Last night, PBS's Frontline broadcast a 90-minute program called "Digital Nation: Life on the Virtual Frontier." The website has actually been up and active for months and was Frontline's first multiplatform project. You can watch the entire program online. Frankly, though, it is the website, with its multiple links, fuller-length interviews, stories submitted by the public on YouTube, expert roundtable, and self-guided online workshops, that offers a more impressive introduction to a host of social, cultural and psychological issues related to the proliferation of digital technologies. Much of the attention in the program itself is dedicated to younger generations of users, the digital natives, and how they learn (or don't) as constant users of multiple technologies. With the technologies being so new and the generation being so young, conclusions are hardly clear, but the consensus in the program and research beyond is that multitasking does not generally enable deep learning. (One irony pointed out here is that those who believe themselves most adept at multitasking, even among the natives, are in fact the weakest.)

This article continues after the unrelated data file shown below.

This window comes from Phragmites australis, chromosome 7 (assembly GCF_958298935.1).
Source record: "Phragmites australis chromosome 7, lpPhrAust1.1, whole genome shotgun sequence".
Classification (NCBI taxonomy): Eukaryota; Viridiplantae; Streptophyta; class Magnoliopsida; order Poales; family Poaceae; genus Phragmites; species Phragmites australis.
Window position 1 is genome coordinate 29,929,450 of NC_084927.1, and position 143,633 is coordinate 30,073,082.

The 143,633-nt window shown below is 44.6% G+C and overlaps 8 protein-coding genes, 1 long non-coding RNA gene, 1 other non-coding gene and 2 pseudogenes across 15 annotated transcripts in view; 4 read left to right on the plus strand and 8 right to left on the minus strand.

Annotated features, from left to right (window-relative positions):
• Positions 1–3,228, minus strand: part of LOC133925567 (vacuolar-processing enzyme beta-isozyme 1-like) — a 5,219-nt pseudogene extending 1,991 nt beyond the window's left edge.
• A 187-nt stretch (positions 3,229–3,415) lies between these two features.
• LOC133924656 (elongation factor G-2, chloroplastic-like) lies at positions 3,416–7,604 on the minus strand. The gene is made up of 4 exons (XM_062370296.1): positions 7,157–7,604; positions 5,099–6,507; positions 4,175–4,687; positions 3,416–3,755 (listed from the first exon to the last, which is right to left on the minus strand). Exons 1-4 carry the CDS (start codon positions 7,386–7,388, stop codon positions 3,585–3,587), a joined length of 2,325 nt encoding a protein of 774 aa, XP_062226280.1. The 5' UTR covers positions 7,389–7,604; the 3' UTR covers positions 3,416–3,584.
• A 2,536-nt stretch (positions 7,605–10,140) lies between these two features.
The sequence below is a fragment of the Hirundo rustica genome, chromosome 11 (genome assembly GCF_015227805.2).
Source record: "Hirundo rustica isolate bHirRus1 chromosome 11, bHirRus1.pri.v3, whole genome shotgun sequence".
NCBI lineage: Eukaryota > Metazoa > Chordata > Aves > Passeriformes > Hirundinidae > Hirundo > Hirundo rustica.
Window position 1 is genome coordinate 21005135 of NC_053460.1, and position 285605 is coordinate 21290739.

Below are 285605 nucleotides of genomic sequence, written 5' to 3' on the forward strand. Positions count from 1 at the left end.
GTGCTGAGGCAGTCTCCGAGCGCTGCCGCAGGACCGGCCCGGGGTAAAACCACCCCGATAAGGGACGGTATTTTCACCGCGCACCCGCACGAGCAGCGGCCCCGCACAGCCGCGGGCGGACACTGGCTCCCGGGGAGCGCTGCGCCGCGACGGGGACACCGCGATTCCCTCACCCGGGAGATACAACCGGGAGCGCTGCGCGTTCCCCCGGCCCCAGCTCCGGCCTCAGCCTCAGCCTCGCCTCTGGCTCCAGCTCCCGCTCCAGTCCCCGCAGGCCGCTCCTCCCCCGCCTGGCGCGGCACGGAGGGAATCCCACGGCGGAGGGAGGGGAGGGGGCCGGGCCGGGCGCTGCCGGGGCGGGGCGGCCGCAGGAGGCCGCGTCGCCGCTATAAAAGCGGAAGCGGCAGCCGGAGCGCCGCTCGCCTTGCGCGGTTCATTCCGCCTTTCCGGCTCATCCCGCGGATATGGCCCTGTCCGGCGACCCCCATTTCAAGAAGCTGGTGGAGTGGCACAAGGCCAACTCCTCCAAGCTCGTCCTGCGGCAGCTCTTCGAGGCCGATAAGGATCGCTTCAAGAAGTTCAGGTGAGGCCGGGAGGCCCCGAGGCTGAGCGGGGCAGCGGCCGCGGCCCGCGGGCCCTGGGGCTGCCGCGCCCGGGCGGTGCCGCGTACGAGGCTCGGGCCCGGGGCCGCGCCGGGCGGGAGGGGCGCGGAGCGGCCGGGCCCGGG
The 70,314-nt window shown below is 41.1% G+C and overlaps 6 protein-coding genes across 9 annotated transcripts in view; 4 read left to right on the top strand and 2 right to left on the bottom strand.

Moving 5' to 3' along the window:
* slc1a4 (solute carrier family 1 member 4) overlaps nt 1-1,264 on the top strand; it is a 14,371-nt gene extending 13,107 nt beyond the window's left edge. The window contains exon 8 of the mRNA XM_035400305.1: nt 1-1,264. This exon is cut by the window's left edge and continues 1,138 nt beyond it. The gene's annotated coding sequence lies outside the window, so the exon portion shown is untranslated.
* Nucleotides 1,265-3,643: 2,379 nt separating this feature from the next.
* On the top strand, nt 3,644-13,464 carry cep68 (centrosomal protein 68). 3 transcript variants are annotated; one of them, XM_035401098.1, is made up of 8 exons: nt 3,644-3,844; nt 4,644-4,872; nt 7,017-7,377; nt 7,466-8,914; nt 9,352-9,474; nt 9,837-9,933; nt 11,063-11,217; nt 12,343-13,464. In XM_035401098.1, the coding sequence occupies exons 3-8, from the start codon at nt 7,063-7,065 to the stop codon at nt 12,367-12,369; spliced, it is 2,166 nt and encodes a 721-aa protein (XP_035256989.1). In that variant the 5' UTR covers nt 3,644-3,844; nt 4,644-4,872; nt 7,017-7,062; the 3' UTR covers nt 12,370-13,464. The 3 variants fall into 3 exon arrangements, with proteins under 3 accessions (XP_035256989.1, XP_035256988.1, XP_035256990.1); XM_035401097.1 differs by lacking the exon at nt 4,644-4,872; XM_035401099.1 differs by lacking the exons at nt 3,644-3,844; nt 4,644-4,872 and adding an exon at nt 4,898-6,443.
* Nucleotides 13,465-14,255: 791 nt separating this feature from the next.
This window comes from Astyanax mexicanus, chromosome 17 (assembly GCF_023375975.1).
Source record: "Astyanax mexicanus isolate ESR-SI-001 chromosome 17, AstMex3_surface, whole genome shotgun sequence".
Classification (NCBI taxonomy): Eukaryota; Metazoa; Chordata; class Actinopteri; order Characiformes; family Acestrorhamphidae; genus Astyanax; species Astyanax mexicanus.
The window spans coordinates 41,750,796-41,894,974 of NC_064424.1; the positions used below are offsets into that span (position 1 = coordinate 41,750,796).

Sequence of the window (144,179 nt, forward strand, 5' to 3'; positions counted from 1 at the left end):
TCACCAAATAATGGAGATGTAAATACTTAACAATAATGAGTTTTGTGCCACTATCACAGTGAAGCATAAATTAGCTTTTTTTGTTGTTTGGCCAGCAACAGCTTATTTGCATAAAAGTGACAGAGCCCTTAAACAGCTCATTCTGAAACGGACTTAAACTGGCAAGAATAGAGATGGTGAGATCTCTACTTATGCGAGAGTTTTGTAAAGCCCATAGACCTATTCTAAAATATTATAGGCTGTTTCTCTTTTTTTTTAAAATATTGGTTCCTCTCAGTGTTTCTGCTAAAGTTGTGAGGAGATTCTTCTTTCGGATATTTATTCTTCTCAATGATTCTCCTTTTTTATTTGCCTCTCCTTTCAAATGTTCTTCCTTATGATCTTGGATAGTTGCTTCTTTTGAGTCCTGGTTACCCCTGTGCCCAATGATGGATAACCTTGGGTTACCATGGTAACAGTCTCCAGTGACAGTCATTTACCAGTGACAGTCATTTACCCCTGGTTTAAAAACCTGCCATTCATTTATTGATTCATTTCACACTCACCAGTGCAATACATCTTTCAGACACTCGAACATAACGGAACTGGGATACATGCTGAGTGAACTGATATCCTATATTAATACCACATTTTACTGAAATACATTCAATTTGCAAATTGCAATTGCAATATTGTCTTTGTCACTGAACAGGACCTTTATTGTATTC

Focusing on digital natives and their typical exclusion of analog media is a worthy and timely topic. Yet one does get the sense that many of the experts' fascination with the younger generation's distinctiveness stems in part, and not unimportantly, from their own parental curiosity about their children (on the "Digital Nation" homepage is thus a link to a "What is you Digital Parenting Style?" quiz). Whatever the ultimate motivation, by extending that fixation on the digital native, the program and website avoid what is a more complicated and also more widespread set of issues. How is learning or information gathering and processing across generations affected not by a categorical shift to digital technology use but by a mixing of digital and non-digital media? Perhaps this is a question that will be obsolete in only a few decades, but in the meantime, it seems much more pressing for making sense of how anyone over the age of 30 or so relates to diverse media and other people. That is also obviously a relevant question for media companies -- and neglecting it may betray yet again most media industries' characteristic over-emphasis on the tastes and habits of youth demographics.